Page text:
I first thought that my biggest challenge as a cell church pastor was to deeply work on the principles and values until the entire structure had shifted. Indeed it was a big challenge! We had to work hard to accomplish a complete transition. We never skipped or ignored any step of the transition phase. Yes, it was difficult to transition our church, but there was something even more difficult.
Even though transitioning was hard, keeping the leaders motivated and the vision healthy was even harder. I learned this along the way.
In his book Axioms, Bill Hybels says that vision leaks. And I have to agree. Some leaders lose their passion and vision and must be reminded continually about God’s purpose through cell ministry.
In our church, we have a “Vision Day” every other month. We invite all small group leaders, supervisors, coordinators and pastors to a number of workshops and vision casting activities. We spend the whole day together, morning, afternoon and evening. We invite outside pastors to preach and to do the workshops. As the lead pastor, I always preach the main message. They must hear from me and see my passion for cell ministry. All content on the Vision Day has something to do with cell ministry. We talk about topics such as: Why we do what we do? How to have exciting cell meetings. How do we fulfill the Great Commission, the leader’s prayer life, accountability, discipleship and making disciples? We always want the vision to be clear and the leaders to be focused.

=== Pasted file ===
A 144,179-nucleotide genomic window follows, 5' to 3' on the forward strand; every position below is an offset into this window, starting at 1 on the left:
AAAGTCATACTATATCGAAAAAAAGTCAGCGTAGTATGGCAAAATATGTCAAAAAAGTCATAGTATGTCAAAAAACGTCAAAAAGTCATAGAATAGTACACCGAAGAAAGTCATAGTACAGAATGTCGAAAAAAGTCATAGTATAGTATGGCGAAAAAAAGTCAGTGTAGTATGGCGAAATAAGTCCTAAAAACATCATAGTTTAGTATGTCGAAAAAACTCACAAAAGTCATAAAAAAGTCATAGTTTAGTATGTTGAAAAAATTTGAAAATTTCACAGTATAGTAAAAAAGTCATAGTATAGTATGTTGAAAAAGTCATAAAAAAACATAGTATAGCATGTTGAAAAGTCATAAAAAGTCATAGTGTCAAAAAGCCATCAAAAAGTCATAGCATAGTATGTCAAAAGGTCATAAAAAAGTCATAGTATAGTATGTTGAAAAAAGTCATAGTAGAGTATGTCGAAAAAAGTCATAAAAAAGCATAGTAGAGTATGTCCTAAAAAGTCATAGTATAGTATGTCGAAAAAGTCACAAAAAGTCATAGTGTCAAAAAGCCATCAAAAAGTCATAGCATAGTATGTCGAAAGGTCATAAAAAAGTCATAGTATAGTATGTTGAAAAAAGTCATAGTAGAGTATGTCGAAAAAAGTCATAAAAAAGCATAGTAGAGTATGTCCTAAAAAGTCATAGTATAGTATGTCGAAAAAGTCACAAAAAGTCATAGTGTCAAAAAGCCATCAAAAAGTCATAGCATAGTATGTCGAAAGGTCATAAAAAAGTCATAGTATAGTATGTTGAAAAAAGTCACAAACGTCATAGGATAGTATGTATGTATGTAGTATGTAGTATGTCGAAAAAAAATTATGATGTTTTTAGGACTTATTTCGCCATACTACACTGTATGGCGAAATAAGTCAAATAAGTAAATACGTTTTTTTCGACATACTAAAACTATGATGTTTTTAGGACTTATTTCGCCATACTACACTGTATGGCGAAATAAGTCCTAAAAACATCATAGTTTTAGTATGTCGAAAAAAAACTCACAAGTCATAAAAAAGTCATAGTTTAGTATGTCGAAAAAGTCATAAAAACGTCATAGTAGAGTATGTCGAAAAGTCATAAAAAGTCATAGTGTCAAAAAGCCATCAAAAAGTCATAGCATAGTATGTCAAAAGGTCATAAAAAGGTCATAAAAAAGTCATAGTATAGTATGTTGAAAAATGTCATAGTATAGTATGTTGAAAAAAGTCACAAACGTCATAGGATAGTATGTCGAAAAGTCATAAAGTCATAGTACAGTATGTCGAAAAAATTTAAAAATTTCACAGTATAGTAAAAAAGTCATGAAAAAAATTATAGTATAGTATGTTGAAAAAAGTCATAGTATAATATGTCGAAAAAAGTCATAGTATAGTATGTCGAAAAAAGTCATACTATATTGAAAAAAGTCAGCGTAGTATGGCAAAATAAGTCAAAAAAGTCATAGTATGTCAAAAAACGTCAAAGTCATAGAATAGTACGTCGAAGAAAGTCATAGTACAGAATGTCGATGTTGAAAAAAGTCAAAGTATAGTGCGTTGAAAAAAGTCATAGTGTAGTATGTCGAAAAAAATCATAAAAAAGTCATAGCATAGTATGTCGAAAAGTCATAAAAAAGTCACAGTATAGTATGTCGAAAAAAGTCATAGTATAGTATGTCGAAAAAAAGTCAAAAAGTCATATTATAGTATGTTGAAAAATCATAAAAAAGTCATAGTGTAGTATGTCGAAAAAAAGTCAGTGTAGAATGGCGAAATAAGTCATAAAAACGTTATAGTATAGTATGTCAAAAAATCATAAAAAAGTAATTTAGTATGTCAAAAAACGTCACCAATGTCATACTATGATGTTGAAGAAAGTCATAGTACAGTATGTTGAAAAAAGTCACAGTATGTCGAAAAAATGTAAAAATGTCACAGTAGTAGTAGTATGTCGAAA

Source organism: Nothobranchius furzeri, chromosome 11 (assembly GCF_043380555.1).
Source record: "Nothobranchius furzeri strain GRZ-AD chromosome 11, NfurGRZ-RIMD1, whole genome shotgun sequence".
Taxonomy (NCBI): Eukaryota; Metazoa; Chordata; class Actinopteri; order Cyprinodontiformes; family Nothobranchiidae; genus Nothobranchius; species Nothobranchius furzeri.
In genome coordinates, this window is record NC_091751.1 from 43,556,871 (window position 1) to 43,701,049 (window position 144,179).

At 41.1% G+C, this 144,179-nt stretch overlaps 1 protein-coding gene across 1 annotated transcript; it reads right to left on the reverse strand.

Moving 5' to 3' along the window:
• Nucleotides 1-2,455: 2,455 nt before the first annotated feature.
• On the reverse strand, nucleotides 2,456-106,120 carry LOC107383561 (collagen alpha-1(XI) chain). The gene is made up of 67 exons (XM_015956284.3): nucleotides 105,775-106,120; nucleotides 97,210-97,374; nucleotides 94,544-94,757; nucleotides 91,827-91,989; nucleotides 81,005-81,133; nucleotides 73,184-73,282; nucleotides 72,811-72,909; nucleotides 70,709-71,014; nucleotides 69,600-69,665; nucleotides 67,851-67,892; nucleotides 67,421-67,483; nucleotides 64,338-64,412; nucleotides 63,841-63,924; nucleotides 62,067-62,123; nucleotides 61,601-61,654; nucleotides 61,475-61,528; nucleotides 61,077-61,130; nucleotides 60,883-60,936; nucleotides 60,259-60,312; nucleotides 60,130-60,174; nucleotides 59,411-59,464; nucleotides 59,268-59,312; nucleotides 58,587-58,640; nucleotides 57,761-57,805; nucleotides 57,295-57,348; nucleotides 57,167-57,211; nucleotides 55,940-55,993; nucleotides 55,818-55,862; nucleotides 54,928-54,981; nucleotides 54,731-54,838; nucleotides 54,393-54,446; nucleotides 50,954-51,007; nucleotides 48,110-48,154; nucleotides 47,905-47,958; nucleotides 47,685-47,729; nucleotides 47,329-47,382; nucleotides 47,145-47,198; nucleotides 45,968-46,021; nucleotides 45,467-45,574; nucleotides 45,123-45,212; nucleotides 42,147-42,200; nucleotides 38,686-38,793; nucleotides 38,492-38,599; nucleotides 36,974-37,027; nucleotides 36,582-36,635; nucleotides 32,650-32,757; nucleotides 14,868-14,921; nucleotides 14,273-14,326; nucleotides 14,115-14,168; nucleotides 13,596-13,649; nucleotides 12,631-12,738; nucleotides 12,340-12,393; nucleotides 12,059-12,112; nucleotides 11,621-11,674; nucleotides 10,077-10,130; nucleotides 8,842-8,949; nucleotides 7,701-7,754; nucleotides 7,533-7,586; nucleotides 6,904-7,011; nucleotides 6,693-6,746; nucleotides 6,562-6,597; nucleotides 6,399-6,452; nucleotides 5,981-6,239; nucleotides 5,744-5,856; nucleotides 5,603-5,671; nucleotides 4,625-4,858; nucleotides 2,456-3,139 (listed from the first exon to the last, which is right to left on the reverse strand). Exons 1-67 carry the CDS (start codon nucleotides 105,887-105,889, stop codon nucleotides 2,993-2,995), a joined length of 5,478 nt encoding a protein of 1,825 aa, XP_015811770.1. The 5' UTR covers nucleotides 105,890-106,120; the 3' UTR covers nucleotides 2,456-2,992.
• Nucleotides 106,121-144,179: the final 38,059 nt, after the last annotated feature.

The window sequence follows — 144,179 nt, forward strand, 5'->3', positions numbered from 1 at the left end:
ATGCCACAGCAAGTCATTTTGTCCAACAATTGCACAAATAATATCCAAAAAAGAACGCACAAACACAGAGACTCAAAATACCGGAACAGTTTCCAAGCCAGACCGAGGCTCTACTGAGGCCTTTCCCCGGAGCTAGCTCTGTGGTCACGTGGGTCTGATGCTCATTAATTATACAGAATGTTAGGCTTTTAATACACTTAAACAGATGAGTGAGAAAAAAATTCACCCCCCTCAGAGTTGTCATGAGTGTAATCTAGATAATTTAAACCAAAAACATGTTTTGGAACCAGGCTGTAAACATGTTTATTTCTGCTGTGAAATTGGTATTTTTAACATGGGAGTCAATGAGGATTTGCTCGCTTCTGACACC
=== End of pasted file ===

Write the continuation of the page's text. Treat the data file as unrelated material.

I can tell you that I have seen leaders bored in the vision and leaking a lot. But I have also seen these leaders brought back on track, as they experienced the “Vision Day.” God gives them the grace to breathe again.
Transitioning is hard, but keeping the vision healthy after years of doing cell ministry is even harder. Lead pastors must be aware of it and make sure they are reinvigorating the vision when it starts to leak.
This article originally appeared here.